Encyclopedia of Metagenomics

Living Edition
| Editors: Karen E. Nelson

MRSA/MSSA, Antibiotic Resistance

  • Kristina G. Hulten
  • J. Chase McNeil
Living reference work entry
DOI: https://doi.org/10.1007/978-1-4614-6418-1_56-2

Definition

Staphylococcus aureus causes infections in humans ranging from mild to severe disease. The increasing use of antibiotics has resulted in the acquisition and spread of resistance markers among S. aureus strains. Antibiotic resistance can be conferred by point mutations in specific genes, or resistance genes can be carried on conjugative plasmids or bacteriophages and transferred between organisms or even between species.

Introduction

The objective of this review is to give a concise description of Staphylococcus aureus, focusing on the genetic mechanisms of antibiotic resistance relevant to this bacterium. S. aureus is a ubiquitous organism that causes infections in both adults and children. More than 95 % of infections involve the skin and soft tissues; however, invasive infections such as osteomyelitis, septic arthritis, pneumonia, myositis, pyomyositis, and severe sepsis have been associated with significant morbidity and mortality (Kaplan et al. 2009). First described in...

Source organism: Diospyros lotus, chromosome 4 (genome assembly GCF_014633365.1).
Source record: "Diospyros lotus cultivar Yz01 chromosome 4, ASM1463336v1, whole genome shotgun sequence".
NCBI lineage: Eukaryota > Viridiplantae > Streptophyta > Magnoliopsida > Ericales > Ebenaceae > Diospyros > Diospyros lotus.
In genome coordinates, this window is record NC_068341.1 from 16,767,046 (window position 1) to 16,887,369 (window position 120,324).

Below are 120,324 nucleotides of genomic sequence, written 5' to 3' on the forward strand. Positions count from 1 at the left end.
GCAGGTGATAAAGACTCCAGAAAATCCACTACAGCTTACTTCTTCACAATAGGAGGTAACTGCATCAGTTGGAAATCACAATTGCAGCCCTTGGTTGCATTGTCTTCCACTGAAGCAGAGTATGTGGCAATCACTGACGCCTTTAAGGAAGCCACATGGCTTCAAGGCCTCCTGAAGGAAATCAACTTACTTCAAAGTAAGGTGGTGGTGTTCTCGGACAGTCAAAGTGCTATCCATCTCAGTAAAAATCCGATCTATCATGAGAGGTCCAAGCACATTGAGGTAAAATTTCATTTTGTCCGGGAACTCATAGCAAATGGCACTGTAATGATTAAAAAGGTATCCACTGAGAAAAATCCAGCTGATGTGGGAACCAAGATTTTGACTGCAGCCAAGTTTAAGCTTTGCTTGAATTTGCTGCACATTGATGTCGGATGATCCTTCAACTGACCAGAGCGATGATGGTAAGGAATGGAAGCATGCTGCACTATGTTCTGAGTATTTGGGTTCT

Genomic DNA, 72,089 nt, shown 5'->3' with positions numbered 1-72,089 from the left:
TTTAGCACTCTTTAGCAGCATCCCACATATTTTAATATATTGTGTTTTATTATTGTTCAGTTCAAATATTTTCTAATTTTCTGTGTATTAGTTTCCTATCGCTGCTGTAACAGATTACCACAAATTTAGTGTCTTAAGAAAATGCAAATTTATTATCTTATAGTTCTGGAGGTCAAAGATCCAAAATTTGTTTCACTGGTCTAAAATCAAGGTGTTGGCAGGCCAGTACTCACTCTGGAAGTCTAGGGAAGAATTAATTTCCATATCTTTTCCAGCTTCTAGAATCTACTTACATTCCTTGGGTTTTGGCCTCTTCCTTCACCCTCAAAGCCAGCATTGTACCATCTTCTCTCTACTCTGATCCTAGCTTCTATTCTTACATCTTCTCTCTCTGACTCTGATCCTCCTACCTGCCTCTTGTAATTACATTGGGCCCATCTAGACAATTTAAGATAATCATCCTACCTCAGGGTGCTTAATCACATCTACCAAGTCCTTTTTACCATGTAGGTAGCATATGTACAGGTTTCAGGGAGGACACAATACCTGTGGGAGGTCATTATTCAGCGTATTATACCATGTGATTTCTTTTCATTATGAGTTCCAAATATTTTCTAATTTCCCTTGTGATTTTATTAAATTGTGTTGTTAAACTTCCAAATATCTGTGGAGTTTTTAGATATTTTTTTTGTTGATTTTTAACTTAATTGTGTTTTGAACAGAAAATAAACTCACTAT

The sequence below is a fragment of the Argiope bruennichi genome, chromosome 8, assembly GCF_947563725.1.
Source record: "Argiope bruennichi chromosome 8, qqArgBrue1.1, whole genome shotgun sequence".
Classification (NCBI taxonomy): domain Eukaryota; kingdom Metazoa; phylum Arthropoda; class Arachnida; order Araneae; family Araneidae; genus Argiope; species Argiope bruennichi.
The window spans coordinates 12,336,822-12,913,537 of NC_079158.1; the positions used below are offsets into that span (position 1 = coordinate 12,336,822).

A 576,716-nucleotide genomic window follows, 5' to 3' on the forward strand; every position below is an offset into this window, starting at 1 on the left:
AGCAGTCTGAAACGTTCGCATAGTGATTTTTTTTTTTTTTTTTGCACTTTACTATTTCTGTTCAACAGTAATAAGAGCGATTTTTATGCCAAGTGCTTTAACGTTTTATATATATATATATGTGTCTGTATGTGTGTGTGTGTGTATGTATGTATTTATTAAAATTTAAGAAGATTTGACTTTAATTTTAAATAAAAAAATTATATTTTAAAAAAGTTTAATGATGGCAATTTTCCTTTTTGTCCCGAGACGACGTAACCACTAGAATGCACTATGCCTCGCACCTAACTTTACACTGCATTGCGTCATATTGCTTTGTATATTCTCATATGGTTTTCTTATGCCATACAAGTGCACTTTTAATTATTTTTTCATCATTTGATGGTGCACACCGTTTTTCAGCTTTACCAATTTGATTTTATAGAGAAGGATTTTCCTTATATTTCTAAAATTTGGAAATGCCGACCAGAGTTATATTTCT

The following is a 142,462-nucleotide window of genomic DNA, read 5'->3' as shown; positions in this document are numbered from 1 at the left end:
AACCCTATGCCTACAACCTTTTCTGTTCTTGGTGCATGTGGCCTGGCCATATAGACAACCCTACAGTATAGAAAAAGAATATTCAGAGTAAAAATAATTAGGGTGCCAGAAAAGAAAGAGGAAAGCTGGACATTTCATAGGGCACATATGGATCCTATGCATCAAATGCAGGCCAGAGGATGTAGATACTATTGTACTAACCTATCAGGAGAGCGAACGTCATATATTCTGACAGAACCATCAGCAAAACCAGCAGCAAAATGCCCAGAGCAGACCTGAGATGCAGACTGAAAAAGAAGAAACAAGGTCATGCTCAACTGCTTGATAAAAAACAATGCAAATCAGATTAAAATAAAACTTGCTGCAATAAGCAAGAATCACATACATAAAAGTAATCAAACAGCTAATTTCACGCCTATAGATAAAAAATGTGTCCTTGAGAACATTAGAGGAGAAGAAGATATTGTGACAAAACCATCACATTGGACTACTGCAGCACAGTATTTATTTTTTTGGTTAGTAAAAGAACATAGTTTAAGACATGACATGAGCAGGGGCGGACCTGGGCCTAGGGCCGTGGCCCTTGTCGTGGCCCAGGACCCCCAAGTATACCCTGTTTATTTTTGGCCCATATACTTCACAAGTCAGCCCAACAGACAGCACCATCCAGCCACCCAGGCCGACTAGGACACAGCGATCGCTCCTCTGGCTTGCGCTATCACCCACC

Keywords

Methicillin Resistance Chlorhexidine Gluconate Inducible Clindamycin Resistance Bacterial Cell Wall Peptidoglycan MLSB Phenotype 
These keywords were added by machine and not by the authors. This process is experimental and the keywords may be updated as the learning algorithm improves.
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Copyright information

© Springer Science+Business Media New York 2013

Authors and Affiliations

  1. 1.Department of PediatricsBaylor College of MedicineHoustonUSA